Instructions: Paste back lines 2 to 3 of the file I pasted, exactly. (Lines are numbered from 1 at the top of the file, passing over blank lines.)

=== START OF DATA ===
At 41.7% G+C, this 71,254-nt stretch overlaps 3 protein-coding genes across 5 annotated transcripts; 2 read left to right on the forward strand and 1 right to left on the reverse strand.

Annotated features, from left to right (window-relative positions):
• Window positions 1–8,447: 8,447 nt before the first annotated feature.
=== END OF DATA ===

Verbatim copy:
Annotated features, from left to right (window-relative positions):
• Window positions 1–8,447: 8,447 nt before the first annotated feature.